01 June 2010

Mature Mystery Writers: The Hedgehog and the Fox

Bird Loomis wrote from Lawrence, Kansas about the delightful results of forgetting to take a book he'd begun on a quick trip to DC.

By happenstance, over the past couple of weeks, I have been reading simultaneously two separate mysteries, by two of my favorite authors. I started Lee Child's Jack Reacher novel, Gone Tomorrow, but neglected to take it on a quick trip to D.C. Coming home, I browsed Hudson News for a good choice, and happened upon Thomas Perry's Silence, which I snarfed up and began to read on the trip home.

So there I was, smack in the middle of two page-turners (trust me). Now I often have two or three books going at any given time, but I can't think of a time that I had a pair of compelling mysteries. In the end, for no good reason, I finished Silence, then returned to Gone Tomorrow and zipped through it to its predictably violent conclusion. Social scientist that I am, I had the makings of a study: two books, each quite good, and yet very different. So how were they different in what they delivered?

The metaphor of the fox and the hedgehog, made modern in a 1953 essay on Tolstoy by Isaiah Berlin, divides people into two sorts: the hedgehog, who knows one very big thing, and the fox, who knows many things. In politics, FDR was the classic fox, while George W. Bush looks like a major hedgehog to me. Reading Silence and Gone Tomorrow at the same time made me consider what makes writers - and especially mystery authors - so interesting that we come back to them, time and again.

Most obviously, Lee Child, through Jack Reacher, is a classic hedgehog. Child had created a protagonist who strains our sense of disbelief, with his stripped-down style of life, and unworldly skills. Time after time, Child places Reacher in a setting (often a small town, but New York City for Gone Tomorrow), creates a challenge that the stubborn ex-major cannot ignore, and allows us to observe him solve the puzzle with an admirable mix of brain and brawn. Jack Reacher, more than most series heroes, is an impossible character, and I, for one, continue to be drawn to him, as he works through a maze of difficulties, often coming to terms with a powerful background figure (the terrorist Lila Hoth in Tomorrow's Child). Child has written 17 Reacher novels, and they usually work well. It's a testimony to his writing and to the character he's created that his books have grown in popularity over time. Still, he's a one-trick pony with a great trick.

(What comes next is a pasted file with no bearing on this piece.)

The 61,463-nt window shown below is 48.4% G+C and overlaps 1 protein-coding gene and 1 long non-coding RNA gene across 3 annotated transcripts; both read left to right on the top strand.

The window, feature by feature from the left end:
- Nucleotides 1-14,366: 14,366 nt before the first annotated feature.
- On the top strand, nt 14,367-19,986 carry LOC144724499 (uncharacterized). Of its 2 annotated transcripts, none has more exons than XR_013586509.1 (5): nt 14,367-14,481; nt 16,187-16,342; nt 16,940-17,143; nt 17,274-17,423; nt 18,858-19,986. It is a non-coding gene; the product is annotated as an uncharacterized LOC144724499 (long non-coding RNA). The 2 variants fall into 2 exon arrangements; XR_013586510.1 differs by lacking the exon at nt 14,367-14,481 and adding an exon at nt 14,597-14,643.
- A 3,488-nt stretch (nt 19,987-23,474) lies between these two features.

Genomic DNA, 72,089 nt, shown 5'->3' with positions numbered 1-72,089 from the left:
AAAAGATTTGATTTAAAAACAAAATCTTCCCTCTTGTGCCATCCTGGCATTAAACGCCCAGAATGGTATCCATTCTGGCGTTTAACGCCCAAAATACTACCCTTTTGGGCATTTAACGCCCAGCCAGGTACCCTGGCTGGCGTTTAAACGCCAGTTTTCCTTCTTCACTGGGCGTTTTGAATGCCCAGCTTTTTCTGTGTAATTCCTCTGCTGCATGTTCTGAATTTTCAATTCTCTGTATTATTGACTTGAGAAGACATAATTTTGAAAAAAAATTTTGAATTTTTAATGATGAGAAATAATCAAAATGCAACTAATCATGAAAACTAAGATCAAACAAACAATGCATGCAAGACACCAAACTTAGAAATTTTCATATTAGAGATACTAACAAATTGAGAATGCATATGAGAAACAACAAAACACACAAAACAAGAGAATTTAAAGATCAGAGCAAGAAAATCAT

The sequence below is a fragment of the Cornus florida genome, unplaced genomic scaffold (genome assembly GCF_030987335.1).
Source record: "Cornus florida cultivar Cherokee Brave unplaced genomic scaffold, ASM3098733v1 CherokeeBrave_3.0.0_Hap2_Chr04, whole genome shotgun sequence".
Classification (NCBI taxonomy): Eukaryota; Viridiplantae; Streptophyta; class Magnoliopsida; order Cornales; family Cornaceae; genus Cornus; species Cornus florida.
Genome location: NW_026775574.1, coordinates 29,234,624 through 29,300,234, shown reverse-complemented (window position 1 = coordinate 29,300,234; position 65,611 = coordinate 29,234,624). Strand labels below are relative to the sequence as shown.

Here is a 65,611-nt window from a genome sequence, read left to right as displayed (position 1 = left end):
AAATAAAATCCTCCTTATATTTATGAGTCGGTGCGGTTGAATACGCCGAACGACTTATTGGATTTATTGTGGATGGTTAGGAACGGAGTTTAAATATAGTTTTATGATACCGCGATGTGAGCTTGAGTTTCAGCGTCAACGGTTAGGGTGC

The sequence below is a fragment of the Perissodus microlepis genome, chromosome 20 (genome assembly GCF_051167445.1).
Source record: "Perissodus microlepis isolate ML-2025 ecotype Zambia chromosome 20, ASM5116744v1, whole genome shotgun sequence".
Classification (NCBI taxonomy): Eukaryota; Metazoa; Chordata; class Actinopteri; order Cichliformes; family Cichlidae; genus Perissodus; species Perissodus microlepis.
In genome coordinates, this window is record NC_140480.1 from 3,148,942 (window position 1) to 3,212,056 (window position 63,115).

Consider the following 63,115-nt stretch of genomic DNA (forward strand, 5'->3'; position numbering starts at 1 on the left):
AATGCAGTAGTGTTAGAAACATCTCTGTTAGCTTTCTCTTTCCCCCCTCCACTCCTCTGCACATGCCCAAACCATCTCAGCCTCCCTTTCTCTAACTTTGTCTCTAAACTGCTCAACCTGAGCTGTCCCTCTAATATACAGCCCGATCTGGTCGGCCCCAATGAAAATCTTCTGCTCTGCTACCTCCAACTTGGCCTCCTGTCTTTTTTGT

Thomas Perry, to mix my metaphors, is a different kettle of fish. Although he has created a popular series and protagonist (Jane Whitefield), he usually writes one-off thrillers. Perry is not the blockbuster author that Child has become, but he has had great critical success from the get go. His first two books, The Butcher's Boy and Metzger's Dog won substantial acclaim. I happened on them, and have been a great fan, ever since, although I've missed a book here and there, in part because each new novel does not become an event (I was lucky to find Silence at the airport). Still, I always look forward to a Perry book, because I know I'm likely to be surprised, by characters, plot, motivations, and even locale. Perry writes hedgehog novels, where plot and personality intersect to take the reader on unsuspected journeys.

In Silence, we get Jack Till, a jaded ex-cop, but with a twist. He has a Down syndrome daughter, now grown, to whom he's devoted. He's not a drunk or a fool, but he's damaged goods, something of a first cousin to Harry Bosch, Michael Connelly's complicated cop. Till turns out to be reasonably interesting and pretty damned competent, which is a good thing, in that he has to match wits with Paul and Sylvie Turner, a married team of hit artists, whose job it is to kill someone Till is protecting. The growing tensions between the highly intelligent, highly lethal Turners (which escalate up to the novel's final page) and between them and their employer combine to keep the reader thoroughly entertained. And that's without them directly dealing with Jack Till. Perry takes us on a great trip, actually a series of actual travels across California and Nevada. He also creates a terrific bad guy, the ultimate employer of the deadly Turners.

Lee Child places us on Jack Reacher's side - indeed, we often feel as if we are at his side - while he embarks upon his quest. Thomas Perry allows us to get close to Jack Gill and the Turners, and strangely, we're rooting for all of them, another fox-like move. Both Child and Perry provide real entertainment, yet it may be that neither is pure fox or pure hedgehog. For example, in the next Reacher book, it 's reported that he has a burgeoning relationship with a woman who aggressively questions his bizarre life style of traveling with nothing but a toothbrush. Maybe we'll get a little exploration of Reacher's psyche; in fact, the best Reacher novels do move in this direction.

On the other hand, Thomas Perry has created some memorable characters in Silence. I wouldn't be surprised to see the Turners return, or Jack Gill begin to work on a renewed relationship with the woman he has successfully protected. As he's demonstrated with Jane Whitefield previously, maybe this fox has more than a bit of hedgehog in his literary genes. I hope so. Paul and Sylvie Turner, dangerous to others and to each other, deserve another go-round.

Lee Child's web site

Kenneth Turan's review of Gone Tomorrow in the Los Angeles Times

Perry's publisher's web site

Eleanor Bukowsky's review of Silence at Mostly Fiction

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